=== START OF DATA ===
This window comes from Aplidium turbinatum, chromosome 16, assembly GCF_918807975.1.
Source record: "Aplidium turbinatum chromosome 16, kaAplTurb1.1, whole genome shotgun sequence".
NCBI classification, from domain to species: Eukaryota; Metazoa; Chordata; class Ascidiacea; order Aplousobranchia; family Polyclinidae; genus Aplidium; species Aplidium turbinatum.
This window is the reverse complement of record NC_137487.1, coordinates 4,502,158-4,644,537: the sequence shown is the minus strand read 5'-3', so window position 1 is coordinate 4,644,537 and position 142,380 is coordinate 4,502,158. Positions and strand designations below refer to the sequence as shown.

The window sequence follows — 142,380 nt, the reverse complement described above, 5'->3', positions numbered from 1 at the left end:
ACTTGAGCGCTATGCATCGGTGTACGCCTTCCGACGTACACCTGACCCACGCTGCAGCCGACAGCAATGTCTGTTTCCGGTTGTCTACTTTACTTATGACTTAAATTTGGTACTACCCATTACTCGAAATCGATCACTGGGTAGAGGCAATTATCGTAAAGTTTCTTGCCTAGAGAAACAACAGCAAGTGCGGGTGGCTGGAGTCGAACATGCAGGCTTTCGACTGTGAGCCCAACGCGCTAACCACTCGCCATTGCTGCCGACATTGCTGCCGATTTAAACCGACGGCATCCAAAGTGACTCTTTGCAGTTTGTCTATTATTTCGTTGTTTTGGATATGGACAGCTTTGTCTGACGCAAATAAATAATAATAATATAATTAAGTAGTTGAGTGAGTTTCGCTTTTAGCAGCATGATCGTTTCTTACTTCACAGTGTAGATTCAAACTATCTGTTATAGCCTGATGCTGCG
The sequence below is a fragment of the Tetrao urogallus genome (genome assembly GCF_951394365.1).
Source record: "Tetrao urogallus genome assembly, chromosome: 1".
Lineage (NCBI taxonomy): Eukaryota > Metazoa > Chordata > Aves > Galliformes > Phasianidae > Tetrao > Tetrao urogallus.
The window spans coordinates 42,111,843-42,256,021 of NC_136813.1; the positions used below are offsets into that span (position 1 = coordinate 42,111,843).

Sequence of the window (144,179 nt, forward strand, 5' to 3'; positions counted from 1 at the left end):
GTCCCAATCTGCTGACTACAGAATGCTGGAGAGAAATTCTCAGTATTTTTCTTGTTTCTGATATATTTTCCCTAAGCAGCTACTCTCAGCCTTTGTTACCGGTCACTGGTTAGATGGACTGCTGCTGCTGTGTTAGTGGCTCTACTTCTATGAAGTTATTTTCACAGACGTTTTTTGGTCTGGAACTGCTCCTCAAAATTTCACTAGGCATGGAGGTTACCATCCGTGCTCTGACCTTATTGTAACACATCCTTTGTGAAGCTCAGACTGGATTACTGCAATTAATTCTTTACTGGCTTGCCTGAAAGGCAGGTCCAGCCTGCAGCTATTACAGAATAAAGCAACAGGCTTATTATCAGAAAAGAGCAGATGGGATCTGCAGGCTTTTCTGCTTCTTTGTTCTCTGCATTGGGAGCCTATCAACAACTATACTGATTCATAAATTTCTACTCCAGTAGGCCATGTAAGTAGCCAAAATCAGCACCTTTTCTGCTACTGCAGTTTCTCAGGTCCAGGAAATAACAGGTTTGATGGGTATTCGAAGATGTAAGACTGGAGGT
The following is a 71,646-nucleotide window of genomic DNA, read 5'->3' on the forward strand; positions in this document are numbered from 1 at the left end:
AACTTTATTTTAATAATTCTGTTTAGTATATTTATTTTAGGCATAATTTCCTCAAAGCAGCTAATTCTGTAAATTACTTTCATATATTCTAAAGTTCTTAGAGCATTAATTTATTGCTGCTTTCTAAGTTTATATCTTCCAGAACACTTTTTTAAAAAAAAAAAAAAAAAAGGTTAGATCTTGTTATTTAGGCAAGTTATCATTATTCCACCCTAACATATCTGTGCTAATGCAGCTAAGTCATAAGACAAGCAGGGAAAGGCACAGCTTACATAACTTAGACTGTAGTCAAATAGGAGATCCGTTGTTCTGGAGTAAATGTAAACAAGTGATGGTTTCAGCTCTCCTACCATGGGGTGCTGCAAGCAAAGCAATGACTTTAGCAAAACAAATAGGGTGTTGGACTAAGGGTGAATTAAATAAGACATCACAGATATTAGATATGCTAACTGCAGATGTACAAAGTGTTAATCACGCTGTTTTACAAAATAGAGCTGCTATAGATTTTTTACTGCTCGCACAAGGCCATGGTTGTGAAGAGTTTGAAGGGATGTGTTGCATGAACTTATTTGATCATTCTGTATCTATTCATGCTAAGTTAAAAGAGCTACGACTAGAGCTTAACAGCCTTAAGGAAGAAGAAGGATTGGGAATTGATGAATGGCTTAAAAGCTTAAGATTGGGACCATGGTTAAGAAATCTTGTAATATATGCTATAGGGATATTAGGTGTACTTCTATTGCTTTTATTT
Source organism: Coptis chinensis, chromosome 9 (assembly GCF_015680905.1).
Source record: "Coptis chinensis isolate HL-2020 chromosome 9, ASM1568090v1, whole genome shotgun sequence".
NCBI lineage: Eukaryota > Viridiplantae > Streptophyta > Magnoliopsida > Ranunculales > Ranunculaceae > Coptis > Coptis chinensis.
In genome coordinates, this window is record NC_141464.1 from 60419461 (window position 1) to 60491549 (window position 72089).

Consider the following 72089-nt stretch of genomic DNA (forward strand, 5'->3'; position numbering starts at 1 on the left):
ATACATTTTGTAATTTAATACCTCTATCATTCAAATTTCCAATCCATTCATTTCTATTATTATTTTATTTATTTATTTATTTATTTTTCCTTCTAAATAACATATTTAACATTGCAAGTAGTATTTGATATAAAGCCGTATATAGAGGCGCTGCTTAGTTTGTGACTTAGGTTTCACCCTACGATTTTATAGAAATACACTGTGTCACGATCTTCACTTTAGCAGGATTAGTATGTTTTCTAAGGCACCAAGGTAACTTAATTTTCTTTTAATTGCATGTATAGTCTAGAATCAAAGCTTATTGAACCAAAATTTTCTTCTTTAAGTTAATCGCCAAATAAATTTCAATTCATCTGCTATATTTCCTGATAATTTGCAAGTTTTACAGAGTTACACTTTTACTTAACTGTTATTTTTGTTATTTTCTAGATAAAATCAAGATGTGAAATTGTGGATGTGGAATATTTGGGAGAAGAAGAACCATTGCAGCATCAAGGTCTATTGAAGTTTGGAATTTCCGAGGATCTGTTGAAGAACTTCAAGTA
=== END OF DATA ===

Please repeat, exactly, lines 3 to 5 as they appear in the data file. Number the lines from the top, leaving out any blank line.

NCBI classification, from domain to species: Eukaryota; Metazoa; Chordata; class Ascidiacea; order Aplousobranchia; family Polyclinidae; genus Aplidium; species Aplidium turbinatum.
This window is the reverse complement of record NC_137487.1, coordinates 4,502,158-4,644,537: the sequence shown is the minus strand read 5'-3', so window position 1 is coordinate 4,644,537 and position 142,380 is coordinate 4,502,158. Positions and strand designations below refer to the sequence as shown.

The window sequence follows — 142,380 nt, the reverse complement described above, 5'->3', positions numbered from 1 at the left end: